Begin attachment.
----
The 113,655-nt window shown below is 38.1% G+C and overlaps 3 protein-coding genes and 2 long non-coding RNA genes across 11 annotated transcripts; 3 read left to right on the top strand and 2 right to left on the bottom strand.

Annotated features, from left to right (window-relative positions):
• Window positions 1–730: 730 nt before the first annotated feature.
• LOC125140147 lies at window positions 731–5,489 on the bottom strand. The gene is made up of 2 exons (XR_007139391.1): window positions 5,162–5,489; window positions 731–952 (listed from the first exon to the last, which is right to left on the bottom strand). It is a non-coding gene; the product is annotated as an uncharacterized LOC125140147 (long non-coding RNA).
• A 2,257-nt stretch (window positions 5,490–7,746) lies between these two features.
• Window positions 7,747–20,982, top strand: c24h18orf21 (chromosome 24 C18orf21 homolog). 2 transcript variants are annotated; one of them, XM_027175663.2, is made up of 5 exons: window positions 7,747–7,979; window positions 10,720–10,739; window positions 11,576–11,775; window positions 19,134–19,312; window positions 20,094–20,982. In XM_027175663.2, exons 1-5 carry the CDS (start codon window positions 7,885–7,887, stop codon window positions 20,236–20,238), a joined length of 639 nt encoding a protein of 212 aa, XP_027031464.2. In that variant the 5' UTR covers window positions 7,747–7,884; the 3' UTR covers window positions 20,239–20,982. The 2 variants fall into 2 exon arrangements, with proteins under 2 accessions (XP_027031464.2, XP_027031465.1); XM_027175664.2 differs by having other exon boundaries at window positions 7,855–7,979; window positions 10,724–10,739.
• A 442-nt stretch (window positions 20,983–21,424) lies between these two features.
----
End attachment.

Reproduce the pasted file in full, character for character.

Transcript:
The 113,655-nt window shown below is 38.1% G+C and overlaps 3 protein-coding genes and 2 long non-coding RNA genes across 11 annotated transcripts; 3 read left to right on the top strand and 2 right to left on the bottom strand.

Annotated features, from left to right (window-relative positions):
• Window positions 1–730: 730 nt before the first annotated feature.
• LOC125140147 lies at window positions 731–5,489 on the bottom strand. The gene is made up of 2 exons (XR_007139391.1): window positions 5,162–5,489; window positions 731–952 (listed from the first exon to the last, which is right to left on the bottom strand). It is a non-coding gene; the product is annotated as an uncharacterized LOC125140147 (long non-coding RNA).
• A 2,257-nt stretch (window positions 5,490–7,746) lies between these two features.
• Window positions 7,747–20,982, top strand: c24h18orf21 (chromosome 24 C18orf21 homolog). 2 transcript variants are annotated; one of them, XM_027175663.2, is made up of 5 exons: window positions 7,747–7,979; window positions 10,720–10,739; window positions 11,576–11,775; window positions 19,134–19,312; window positions 20,094–20,982. In XM_027175663.2, exons 1-5 carry the CDS (start codon window positions 7,885–7,887, stop codon window positions 20,236–20,238), a joined length of 639 nt encoding a protein of 212 aa, XP_027031464.2. In that variant the 5' UTR covers window positions 7,747–7,884; the 3' UTR covers window positions 20,239–20,982. The 2 variants fall into 2 exon arrangements, with proteins under 2 accessions (XP_027031464.2, XP_027031465.1); XM_027175664.2 differs by having other exon boundaries at window positions 7,855–7,979; window positions 10,724–10,739.
• A 442-nt stretch (window positions 20,983–21,424) lies between these two features.